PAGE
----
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Brezhnev Remembered Fondly 100 Years Since Birth

Published: December 19, 2006 (Issue # 1231)


Many remember Leonid Brezhnev as a mumbling dotard with dark bushy eyebrows and a cuirass of medals pinned on his broad chest.

But more Russians today would rather live under Brezhnev, who would have turned 100 on Tuesday, than any other Soviet or post-Soviet leader, with the exception of President Vladimir Putin.

Brezhnev himself lived well, and he allowed others to live, said Marina Pukhalskaya, a Moscow pensioner who received free higher education, a relatively prestigious job as a civil engineer and, eventually, a free apartment during an 18-year rule that some quipped would never end.

People who knew Brezhnev or studied his leadership describe him as an apt bureaucrat but poor economist who had little regard for civil liberties or human rights. Acquaintances recalled astonishing displays of fairness and generosity, such as the time Brezhnev stood up for a sleepy conscript who accidentally hit the French presidents plane with a snowplow.

The protagonist of a zillion anecdotes, Dear Leonid Ilyich, as Brezhnev was known, is still remembered for the unprecedented stability that allowed ordinary people to plan out their lives. He also raised the Soviet Union to new levels of power and prestige.

For 18 years, the country lived in clover, said Andrei Brezhnev, the grandson of Leonid Brezhnev. He was 21 when the Soviet leader died of a heart attack in 1982.

Granddad was very intelligent. Otherwise, he would not have been allowed by others to run the country for so long, he said.

A nationwide survey last year indicated that 31 percent of Russians would prefer to live during the Brezhnev era, while 39 percent picked Putins time. Only 1 percent of the 3,200 people polled by the state-run VTsIOM longed for Boris Yeltsins 1990s.

Critics of the Brezhnev era and there are many focus on the prolonged stagnation of the 1970s, when authorities ignored fundamental economic problems and allowed the political system to decline. But even they agree that Russia is managing to live well by exploiting the biggest legacy of the Brezhnev era the vast infrastructure that connects the gas-rich bowels of Siberia to the ovens of residents in Munich, Germany.

Developing those oil and gas fields was the most serious achievement of the Brezhnev era, former Acting Prime Minister Yegor Gaidar said. And although it was never discussed openly at that time, the country had set its hopes on oil and gas exports.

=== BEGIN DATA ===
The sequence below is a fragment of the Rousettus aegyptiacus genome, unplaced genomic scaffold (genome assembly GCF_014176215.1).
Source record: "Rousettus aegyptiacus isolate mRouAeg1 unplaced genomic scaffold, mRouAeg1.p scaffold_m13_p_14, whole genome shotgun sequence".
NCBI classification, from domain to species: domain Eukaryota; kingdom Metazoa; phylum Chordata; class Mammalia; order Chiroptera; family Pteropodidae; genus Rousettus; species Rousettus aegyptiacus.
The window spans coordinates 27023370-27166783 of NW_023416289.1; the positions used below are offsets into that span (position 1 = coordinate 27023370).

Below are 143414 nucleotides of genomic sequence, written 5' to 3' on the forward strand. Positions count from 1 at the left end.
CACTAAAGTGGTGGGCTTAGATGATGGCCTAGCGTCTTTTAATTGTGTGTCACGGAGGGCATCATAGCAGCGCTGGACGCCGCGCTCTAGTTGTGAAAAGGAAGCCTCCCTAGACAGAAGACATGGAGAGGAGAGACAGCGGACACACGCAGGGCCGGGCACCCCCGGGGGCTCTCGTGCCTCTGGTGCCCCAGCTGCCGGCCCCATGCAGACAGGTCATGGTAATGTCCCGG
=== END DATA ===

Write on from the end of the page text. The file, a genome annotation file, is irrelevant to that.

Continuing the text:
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ALL ABOUT TOWN

Sunday, Dec. 21


The Zenit St. Petersburg basketball team returns to the northern capital this evening for a matchup with Krasny Oktyabr, a Volgograd-based basketball club. Tickets for the game, which tips off at 6 p.m. this evening, can be purchased on the clubs website or at their arena, Sibur Arena, on Krestovsky island.


Satisfy your sugar cravings during Sweet New Year, an ongoing seasonal festival at the Raduga shopping center. Each weekend of December will welcome hungry visitors to taste hundreds of different kinds of desserts. Workshops are open to visitors and seasonal gifts can also be purchased for those rushing to finish their New Year shopping.



Monday, Dec. 22


Pick out the latest fashions as holiday gifts for loved ones or as early presents for yourself during the Christmas Design Sale at Kraft on Obvodny Kanal, starting on Dec. 20 and continuing through Dec. 27. Designer clothes will be on sale every day of the week or you can buy something more festive to decorate the home while sipping on hot coffee and perusing the various master classes.



Tuesday, Dec. 23


Meet Arctic explorers Fedor Konukhov and Viktor Simonov during SPIBAs and Capital Legal Services event Arctic Expedition this morning in the Mertens House business center at 21 Nevsky Prospekt. The meeting will discuss the explorers ongoing eco-social project and how companies can use the project as a unique marketing opportunity. Email office@spiba.ru by Dec. 22 if you wish to attend.



Wednesday, Dec. 24


The Anglican Church of St. Petersburg we will be holding a Christmas Eve service at 7 p.m. led by Rev Wm. Shepley Curtis of the Episcopal Church. The service will be held at the Swedish Church at 1/3 Malaya Konyushennaya Ulitsa.



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